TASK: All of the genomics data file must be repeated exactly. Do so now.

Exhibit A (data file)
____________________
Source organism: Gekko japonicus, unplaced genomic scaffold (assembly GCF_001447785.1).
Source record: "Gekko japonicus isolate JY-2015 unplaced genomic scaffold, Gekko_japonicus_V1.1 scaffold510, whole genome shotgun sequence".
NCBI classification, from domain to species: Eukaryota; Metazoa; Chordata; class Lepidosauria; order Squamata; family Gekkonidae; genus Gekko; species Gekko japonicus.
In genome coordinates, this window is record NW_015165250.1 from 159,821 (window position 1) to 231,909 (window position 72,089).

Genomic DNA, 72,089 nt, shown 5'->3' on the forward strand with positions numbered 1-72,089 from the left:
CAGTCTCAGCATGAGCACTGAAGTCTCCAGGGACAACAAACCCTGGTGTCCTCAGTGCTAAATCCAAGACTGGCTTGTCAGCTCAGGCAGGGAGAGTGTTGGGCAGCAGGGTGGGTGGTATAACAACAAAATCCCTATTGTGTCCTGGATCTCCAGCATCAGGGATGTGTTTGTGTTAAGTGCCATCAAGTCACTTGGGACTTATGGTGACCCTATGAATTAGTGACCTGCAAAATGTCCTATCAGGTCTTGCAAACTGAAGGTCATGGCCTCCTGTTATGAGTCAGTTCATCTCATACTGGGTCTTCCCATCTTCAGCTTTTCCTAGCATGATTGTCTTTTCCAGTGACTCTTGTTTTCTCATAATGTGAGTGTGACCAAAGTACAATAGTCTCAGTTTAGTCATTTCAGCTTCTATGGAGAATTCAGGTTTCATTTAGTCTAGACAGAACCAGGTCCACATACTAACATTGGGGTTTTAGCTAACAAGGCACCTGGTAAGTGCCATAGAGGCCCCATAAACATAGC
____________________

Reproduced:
Source organism: Gekko japonicus, unplaced genomic scaffold (assembly GCF_001447785.1).
Source record: "Gekko japonicus isolate JY-2015 unplaced genomic scaffold, Gekko_japonicus_V1.1 scaffold510, whole genome shotgun sequence".
NCBI classification, from domain to species: Eukaryota; Metazoa; Chordata; class Lepidosauria; order Squamata; family Gekkonidae; genus Gekko; species Gekko japonicus.
In genome coordinates, this window is record NW_015165250.1 from 159,821 (window position 1) to 231,909 (window position 72,089).

Genomic DNA, 72,089 nt, shown 5'->3' on the forward strand with positions numbered 1-72,089 from the left:
CAGTCTCAGCATGAGCACTGAAGTCTCCAGGGACAACAAACCCTGGTGTCCTCAGTGCTAAATCCAAGACTGGCTTGTCAGCTCAGGCAGGGAGAGTGTTGGGCAGCAGGGTGGGTGGTATAACAACAAAATCCCTATTGTGTCCTGGATCTCCAGCATCAGGGATGTGTTTGTGTTAAGTGCCATCAAGTCACTTGGGACTTATGGTGACCCTATGAATTAGTGACCTGCAAAATGTCCTATCAGGTCTTGCAAACTGAAGGTCATGGCCTCCTGTTATGAGTCAGTTCATCTCATACTGGGTCTTCCCATCTTCAGCTTTTCCTAGCATGATTGTCTTTTCCAGTGACTCTTGTTTTCTCATAATGTGAGTGTGACCAAAGTACAATAGTCTCAGTTTAGTCATTTCAGCTTCTATGGAGAATTCAGGTTTCATTTAGTCTAGACAGAACCAGGTCCACATACTAACATTGGGGTTTTAGCTAACAAGGCACCTGGTAAGTGCCATAGAGGCCCCATAAACATAGC